I just spent the morning shoveling sand and drinking beer with my Mexican muchachos. It’s a community ritual known here as “corrado” (I think… don’t quote me) where the guys in town get together and work to pour a concrete slab. All by hand, no concrete pumper truck, just a gas powered concrete mixture and 30 beer fueled Mexicans with one likewise gringo. We did this little exercise ourselves three times for our house but it was fun to finally be a member of the crew. Of course the requisite huge “comida” feast followed where Stef and I gorged ourselves on pollo and frijoles charro. And did I mention more beer. All before 10am. On Easter. Ah, Mexico.
I realize this seems an odd choice for an activity on Easter Sunday morning. But that doesn’t appear to be the case for these fine Mexicans, who find more solid purpose in their religious imaginations with Palm Sunday and Good Friday. Easter here is very sedate festival day. Possibly a welcome relief and respite from a long week participating in the many festivities which culminates for them in the Good Friday procession.
I’ve had quite a week myself. We went to the Palm Sunday procession, then walked through the churches on Maunday Thursday with our good friend Charlotte and out-of-town guests Dot and Wes. Charlotte has become a real resource on Holy Week here in San Miguel (Semana Santa), even authoring a book on the subject. Of course she and Wes hit it off big time (he being a student as well as teacher of world religions).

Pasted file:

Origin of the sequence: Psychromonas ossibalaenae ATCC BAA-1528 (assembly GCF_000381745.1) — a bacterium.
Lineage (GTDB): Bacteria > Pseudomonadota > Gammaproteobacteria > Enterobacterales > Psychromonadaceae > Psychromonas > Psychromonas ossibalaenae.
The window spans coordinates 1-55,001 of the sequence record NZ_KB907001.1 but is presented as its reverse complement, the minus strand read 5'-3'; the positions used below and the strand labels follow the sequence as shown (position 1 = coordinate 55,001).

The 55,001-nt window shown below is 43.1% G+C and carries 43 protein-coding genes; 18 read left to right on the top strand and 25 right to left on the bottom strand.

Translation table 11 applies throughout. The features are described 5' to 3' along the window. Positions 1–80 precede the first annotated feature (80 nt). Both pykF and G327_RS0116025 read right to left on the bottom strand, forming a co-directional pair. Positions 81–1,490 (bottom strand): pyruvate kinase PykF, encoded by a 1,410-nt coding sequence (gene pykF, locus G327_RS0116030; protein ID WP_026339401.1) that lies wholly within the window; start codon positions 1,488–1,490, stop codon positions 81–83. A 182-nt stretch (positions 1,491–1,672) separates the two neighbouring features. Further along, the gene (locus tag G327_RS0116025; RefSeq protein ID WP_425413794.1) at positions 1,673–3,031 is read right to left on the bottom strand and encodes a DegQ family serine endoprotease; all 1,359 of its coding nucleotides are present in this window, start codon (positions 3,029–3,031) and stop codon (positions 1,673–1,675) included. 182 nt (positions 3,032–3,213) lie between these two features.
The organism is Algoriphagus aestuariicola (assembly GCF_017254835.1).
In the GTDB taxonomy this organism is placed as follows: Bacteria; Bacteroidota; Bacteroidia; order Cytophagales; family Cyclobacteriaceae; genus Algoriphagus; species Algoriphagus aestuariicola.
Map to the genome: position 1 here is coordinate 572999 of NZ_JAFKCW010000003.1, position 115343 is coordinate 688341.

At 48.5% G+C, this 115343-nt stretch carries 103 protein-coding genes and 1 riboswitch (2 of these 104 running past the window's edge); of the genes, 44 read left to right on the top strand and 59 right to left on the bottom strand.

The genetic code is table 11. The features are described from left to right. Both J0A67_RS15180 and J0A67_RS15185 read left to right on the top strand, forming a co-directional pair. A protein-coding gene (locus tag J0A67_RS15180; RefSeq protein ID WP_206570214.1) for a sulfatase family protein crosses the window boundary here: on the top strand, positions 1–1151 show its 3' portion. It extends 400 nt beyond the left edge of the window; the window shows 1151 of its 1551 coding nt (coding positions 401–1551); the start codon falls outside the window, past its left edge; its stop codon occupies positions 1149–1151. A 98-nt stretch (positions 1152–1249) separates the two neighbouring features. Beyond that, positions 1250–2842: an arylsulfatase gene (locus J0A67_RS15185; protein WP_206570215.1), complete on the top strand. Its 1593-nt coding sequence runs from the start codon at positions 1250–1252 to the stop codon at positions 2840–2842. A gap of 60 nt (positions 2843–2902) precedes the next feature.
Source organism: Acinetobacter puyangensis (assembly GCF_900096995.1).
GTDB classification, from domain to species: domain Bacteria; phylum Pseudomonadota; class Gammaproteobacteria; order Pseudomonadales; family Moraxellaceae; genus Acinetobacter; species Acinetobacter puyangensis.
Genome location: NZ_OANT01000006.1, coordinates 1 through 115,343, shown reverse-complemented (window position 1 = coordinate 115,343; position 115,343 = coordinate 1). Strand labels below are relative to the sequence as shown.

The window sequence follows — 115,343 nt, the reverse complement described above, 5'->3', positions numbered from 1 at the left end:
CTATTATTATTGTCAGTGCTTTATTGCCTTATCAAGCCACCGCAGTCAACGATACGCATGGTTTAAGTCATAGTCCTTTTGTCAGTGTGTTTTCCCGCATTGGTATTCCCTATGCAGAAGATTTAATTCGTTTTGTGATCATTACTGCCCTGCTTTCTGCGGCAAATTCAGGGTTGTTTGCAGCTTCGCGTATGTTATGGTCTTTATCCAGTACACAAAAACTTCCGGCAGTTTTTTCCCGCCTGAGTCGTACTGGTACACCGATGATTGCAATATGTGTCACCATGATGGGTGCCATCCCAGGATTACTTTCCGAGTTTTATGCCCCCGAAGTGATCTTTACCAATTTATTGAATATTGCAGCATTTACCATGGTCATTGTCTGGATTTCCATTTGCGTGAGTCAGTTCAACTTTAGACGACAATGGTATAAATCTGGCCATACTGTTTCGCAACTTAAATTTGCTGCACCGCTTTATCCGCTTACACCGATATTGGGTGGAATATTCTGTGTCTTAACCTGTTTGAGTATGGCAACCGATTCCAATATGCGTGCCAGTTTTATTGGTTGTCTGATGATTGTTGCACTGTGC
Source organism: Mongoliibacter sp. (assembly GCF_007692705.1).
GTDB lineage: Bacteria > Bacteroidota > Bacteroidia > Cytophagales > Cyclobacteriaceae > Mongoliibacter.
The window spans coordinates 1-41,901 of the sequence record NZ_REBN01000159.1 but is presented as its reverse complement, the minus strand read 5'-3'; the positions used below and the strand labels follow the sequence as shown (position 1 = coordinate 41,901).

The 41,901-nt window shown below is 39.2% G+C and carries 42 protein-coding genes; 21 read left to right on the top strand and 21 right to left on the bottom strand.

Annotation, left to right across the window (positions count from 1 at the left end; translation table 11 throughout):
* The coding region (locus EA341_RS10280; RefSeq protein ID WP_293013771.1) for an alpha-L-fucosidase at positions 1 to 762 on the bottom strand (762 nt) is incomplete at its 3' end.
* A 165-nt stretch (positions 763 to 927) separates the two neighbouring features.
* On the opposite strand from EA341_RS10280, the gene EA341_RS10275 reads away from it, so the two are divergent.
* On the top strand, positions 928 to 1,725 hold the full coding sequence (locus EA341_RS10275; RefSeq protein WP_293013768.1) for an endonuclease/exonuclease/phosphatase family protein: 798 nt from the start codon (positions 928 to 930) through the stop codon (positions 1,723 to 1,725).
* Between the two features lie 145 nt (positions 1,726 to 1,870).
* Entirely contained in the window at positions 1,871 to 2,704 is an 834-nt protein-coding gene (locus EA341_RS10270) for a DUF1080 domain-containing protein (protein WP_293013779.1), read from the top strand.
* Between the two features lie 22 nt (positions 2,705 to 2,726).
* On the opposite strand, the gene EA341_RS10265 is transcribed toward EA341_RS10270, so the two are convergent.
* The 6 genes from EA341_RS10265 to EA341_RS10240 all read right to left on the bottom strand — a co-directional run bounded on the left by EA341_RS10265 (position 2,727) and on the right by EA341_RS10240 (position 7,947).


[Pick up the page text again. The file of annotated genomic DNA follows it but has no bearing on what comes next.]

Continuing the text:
I also had my wallet stolen that same night in a church courtyard. My own minor Maunday Thursday betrayal. I was foolish enough to forget all my lessons on how to take due precautions while traveling, leaving my wallet bulging provocatively from my back pocket. (“Mira chavo, el gringo esta estupido!”). The theft was executed very professionally using the old block and bump routine. And right in a church courtyard, in front of a Jesus praying in Gethsemene and a Judas hanging from a tree still holding his sack of coins. If the story of Jesus praying in Gethsemene while the disciples slept can be viewed as a story about vigilance then I was certainly the sleepy desciple. I’ll leave you to guess who played the part of Judas in my mind with his bag of coins.
Only for that moment though. The thief has my forgiveness by now and it comes to him with the hope that the $140 bought more groceries than Tequila.
One final piquaint irony. I discovered my wallet missing much later while Wes and I were walking with the group to the restaurant. We were talking about how people we both know who are physically challenged in one way or another manage daily to deal heroically with their adversity. Until that moment for me, the proposition remained strictly hypothetical.